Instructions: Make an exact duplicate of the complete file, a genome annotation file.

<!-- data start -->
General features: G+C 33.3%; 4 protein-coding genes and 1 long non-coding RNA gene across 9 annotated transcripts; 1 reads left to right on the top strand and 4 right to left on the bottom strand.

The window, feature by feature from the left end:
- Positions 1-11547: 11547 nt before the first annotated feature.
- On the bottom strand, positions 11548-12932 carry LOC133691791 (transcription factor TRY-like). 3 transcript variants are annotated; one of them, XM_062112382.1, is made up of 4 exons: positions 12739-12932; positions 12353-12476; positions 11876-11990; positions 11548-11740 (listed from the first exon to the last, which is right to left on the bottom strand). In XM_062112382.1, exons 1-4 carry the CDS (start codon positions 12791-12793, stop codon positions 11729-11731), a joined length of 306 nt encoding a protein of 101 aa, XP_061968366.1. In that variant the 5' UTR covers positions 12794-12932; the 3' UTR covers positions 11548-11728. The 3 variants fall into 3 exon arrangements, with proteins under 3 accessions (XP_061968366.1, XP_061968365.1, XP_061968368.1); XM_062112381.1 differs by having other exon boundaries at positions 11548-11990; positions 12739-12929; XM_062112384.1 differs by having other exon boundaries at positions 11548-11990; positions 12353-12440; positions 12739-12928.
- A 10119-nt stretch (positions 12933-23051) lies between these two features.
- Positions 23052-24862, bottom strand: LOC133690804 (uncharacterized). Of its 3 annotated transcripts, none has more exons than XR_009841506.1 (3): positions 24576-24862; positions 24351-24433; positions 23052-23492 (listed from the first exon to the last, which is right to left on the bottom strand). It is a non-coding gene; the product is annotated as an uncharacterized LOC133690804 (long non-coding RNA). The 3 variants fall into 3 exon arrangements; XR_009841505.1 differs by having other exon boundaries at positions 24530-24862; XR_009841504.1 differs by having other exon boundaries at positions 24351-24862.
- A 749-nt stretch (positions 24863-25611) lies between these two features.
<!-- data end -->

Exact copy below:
General features: G+C 33.3%; 4 protein-coding genes and 1 long non-coding RNA gene across 9 annotated transcripts; 1 reads left to right on the top strand and 4 right to left on the bottom strand.

The window, feature by feature from the left end:
- Positions 1-11547: 11547 nt before the first annotated feature.
- On the bottom strand, positions 11548-12932 carry LOC133691791 (transcription factor TRY-like). 3 transcript variants are annotated; one of them, XM_062112382.1, is made up of 4 exons: positions 12739-12932; positions 12353-12476; positions 11876-11990; positions 11548-11740 (listed from the first exon to the last, which is right to left on the bottom strand). In XM_062112382.1, exons 1-4 carry the CDS (start codon positions 12791-12793, stop codon positions 11729-11731), a joined length of 306 nt encoding a protein of 101 aa, XP_061968366.1. In that variant the 5' UTR covers positions 12794-12932; the 3' UTR covers positions 11548-11728. The 3 variants fall into 3 exon arrangements, with proteins under 3 accessions (XP_061968366.1, XP_061968365.1, XP_061968368.1); XM_062112381.1 differs by having other exon boundaries at positions 11548-11990; positions 12739-12929; XM_062112384.1 differs by having other exon boundaries at positions 11548-11990; positions 12353-12440; positions 12739-12928.
- A 10119-nt stretch (positions 12933-23051) lies between these two features.
- Positions 23052-24862, bottom strand: LOC133690804 (uncharacterized). Of its 3 annotated transcripts, none has more exons than XR_009841506.1 (3): positions 24576-24862; positions 24351-24433; positions 23052-23492 (listed from the first exon to the last, which is right to left on the bottom strand). It is a non-coding gene; the product is annotated as an uncharacterized LOC133690804 (long non-coding RNA). The 3 variants fall into 3 exon arrangements; XR_009841505.1 differs by having other exon boundaries at positions 24530-24862; XR_009841504.1 differs by having other exon boundaries at positions 24351-24862.
- A 749-nt stretch (positions 24863-25611) lies between these two features.